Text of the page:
Thursday, 24 February 2011

Thought Picnic: Fighting Cancer

Seeking to care

Reading a Facebook status just now made me reflect on an aspect of my life that I have somewhat tried to leave behind but find is almost always in the centre of my existence.

She wrote, “All of us have a thousand wishes. To be thinner, have more money, a new phone. A cancer patient only has one wish, to kick cancer's ass. I know that 97% of you won't post this as your status, but my friends will be the 3% that do. In honor of someone who died, or is FIGHTING cancer, post this for at least one hour.

I can well appreciate that many would chip in with sympathy and empathy with a comment in support of those fighting cancer, it is however hardly the whole story.

Recovery is a lot more than recovery

I find that my recovery period is long, hard and very present from the physical and physiological condition that requires quarterly check-ups through my blood tests and inspection of the scarred areas that bore the cancer lesions to challenges of life in making a living and remaining relevant in the workplace.

It was the reality of this that compelled me to go back to work within 6 weeks of chemotherapy and it was not an easy task at all but with all the bills and the risk of losing my home looming something had to be done because welfare support could only go so far and it had yet to kick in then.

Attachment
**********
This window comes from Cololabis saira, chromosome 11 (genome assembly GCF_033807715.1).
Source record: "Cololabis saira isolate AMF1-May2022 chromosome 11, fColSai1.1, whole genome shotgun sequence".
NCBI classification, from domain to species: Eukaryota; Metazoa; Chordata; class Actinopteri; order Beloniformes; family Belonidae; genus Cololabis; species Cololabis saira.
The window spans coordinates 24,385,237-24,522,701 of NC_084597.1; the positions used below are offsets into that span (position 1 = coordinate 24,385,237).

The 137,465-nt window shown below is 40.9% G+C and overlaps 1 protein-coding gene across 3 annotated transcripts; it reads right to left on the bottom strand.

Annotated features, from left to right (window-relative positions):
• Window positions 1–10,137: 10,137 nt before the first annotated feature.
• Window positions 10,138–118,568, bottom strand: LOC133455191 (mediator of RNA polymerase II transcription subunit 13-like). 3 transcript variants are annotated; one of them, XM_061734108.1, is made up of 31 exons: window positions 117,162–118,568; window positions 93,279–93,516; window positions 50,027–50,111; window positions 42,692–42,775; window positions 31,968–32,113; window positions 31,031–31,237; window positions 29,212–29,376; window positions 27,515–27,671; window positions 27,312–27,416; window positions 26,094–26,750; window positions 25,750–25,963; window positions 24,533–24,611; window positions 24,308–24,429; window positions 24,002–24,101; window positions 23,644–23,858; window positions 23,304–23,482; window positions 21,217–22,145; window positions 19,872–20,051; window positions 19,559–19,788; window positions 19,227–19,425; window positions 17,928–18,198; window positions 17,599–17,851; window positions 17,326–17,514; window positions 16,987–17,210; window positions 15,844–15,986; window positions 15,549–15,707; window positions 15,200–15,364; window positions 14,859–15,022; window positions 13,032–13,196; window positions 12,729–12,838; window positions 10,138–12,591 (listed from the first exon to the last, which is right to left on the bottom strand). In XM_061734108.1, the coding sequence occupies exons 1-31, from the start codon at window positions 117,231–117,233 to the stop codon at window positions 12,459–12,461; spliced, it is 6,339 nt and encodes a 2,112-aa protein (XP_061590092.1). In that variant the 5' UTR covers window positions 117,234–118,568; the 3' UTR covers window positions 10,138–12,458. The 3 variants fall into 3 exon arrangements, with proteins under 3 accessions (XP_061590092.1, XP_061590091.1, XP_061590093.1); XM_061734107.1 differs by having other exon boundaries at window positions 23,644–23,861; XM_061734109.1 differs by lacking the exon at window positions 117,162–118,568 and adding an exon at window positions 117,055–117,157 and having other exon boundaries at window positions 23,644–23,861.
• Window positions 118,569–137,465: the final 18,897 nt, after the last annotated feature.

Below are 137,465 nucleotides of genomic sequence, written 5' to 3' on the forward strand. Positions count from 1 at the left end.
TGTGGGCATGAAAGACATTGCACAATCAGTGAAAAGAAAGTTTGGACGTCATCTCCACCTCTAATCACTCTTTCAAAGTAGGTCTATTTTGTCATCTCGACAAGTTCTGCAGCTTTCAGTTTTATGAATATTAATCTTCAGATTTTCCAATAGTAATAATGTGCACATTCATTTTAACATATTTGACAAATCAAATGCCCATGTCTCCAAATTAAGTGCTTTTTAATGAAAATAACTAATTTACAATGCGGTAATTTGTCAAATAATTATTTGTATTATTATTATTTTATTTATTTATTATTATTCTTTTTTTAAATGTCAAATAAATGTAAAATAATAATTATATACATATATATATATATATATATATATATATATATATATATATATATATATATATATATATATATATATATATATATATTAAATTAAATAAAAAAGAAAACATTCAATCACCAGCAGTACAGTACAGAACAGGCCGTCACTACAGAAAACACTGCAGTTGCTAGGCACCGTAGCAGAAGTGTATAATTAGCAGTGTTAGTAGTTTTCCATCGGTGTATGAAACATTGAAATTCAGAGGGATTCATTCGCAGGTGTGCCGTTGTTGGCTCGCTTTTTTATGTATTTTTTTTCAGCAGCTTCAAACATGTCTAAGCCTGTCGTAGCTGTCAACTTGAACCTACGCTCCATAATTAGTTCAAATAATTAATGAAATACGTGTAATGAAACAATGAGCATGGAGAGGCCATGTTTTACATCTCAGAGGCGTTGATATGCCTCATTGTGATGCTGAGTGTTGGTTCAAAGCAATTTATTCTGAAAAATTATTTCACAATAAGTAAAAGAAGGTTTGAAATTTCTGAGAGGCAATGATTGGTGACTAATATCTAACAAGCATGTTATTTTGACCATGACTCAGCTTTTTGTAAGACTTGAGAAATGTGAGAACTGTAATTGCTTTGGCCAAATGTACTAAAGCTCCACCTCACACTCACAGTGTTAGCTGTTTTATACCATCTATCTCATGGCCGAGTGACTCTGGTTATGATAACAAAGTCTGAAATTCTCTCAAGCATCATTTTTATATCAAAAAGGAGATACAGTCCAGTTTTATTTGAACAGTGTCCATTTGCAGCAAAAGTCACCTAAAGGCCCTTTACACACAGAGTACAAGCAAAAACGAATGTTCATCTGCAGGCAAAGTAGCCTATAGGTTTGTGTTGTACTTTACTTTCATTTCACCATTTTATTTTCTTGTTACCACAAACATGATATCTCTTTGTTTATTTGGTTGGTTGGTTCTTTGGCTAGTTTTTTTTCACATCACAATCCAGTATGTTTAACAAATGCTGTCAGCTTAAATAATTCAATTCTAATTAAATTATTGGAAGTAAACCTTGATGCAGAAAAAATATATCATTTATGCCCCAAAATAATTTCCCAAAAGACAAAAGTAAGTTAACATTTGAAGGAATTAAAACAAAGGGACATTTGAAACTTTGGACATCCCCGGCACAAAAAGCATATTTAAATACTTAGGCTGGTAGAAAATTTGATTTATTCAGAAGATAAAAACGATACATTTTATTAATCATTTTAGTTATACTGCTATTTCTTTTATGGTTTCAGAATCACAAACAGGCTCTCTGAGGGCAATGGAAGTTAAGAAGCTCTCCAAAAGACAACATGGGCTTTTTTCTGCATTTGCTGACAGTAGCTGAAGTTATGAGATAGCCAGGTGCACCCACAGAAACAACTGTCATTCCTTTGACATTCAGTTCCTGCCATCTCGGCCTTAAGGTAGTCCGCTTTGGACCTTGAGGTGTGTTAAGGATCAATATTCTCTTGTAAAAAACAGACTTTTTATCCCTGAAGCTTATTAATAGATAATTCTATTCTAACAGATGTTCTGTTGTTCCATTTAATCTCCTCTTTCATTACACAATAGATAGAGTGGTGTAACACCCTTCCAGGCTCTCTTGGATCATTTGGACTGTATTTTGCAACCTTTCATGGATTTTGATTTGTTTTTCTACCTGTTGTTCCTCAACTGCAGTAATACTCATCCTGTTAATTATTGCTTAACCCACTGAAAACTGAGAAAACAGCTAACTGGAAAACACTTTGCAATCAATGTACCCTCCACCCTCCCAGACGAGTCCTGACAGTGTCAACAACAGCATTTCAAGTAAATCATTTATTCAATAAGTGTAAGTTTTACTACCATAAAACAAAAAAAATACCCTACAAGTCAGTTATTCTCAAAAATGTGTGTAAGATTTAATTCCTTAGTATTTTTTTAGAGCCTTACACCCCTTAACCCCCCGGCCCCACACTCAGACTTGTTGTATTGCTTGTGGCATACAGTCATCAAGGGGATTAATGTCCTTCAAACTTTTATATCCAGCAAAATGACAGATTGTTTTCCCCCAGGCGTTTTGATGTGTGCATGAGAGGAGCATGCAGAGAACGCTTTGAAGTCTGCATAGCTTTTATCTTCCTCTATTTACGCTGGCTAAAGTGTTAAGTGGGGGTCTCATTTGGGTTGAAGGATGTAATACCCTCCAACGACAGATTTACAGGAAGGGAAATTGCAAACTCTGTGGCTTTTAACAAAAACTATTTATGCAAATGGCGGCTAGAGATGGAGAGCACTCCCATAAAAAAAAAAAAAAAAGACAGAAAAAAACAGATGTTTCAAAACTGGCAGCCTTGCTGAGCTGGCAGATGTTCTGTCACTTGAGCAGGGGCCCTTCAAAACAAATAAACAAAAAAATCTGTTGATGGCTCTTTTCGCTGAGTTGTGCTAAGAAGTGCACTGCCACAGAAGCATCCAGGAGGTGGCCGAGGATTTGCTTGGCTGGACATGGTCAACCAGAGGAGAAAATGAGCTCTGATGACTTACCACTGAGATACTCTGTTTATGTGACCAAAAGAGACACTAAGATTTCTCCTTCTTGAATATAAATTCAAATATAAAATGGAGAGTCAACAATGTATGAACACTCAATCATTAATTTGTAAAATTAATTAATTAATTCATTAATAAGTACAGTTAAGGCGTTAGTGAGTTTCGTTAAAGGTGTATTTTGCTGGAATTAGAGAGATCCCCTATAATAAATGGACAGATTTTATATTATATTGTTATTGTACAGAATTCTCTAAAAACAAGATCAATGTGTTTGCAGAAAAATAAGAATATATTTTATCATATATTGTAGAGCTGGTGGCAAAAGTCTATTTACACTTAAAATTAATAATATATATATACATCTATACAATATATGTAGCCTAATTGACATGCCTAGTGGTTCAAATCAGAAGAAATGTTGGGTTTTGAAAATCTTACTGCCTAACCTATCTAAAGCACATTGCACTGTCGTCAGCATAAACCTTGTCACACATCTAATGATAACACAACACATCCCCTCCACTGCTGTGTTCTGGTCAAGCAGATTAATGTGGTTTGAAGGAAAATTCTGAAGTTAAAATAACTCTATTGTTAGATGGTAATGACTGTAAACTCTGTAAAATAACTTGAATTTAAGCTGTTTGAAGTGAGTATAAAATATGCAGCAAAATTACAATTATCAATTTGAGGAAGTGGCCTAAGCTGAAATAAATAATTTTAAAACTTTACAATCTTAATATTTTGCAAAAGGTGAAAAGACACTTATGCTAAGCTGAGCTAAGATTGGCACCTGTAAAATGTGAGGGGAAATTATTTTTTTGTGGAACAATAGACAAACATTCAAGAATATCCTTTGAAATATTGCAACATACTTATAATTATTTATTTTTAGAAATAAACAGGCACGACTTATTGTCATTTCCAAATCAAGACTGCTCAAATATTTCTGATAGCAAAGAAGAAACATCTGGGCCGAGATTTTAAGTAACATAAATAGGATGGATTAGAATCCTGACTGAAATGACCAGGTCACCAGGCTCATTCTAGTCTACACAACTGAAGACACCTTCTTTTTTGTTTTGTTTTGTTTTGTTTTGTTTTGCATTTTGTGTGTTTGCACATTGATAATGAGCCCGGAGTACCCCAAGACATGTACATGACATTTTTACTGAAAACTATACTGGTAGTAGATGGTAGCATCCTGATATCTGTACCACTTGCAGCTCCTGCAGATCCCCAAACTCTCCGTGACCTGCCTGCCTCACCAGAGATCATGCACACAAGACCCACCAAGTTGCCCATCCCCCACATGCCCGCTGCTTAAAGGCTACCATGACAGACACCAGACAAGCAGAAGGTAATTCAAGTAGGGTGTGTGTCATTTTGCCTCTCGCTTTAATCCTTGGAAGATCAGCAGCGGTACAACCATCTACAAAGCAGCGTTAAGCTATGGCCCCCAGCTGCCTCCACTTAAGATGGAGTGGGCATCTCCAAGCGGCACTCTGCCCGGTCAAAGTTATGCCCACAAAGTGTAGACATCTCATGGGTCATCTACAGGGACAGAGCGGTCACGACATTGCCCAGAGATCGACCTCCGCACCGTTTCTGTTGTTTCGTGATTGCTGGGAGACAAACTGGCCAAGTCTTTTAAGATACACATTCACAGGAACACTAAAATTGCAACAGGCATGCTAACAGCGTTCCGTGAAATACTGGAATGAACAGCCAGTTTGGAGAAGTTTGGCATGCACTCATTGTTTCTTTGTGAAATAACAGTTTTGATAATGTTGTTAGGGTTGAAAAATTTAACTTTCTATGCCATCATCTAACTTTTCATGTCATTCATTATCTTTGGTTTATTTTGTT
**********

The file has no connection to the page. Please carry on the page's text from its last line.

What made me cope with the thrust and pressure of work after literally 11 months of illness and out of the job market was the accommodation that allowed me do a 32-hour week with Wednesdays off, but each day for the first few months was the force of the will and mind over the capabilities of the body – it was patently against medical advice but circumstances can so seriously dictate the decisions you make especially if you are single and dependent on the goodwill of friends who have stuck closer to you in times of adversity.

It dogs you for change

Recently, I had the opportunity to apply for an interesting job but that 11-month gap in my CV needed explaining and much as many are fascinated by the story of a cancer survivor they are not necessarily on the mercy mission to allow someone who had gone through such an ordeal to complicate their work schedules.

I also find that my CV is in need of a radical review where my once very strong technical skills now have to be relegated for soft skills of business analysis, project management, risk profiling and managing change in the enterprise all of which were core areas of expertise that allowed me do what I needed to do for the organisations I have worked for.

This is where a good 23 years of business savvy needs to come to the fore like no other time before and where I should probably seek some help in ensuring my closeness to this matter does not compromise the real message of my abilities.

Winning wars and fighting battles

However, the matter of fighting cancer is that of battles that are won each day against all sorts of prevailing circumstance with wars that endure for long with that hope that you are maintaining the upper-hand.

The pills have their hours, bills have their demands, the tills need to be ringing and the wills remain strong because this fight will never be over but we can find the might to make light of the fright that can readily blight the prospect of a bright future.

Until you have been there, these shoes are not the easiest to walk in on the rocky paths strewn with thorns and the swampy forests that harbour creatures that could so literally take your breath away.

Meanwhile, let’s kick arse, anyhow.

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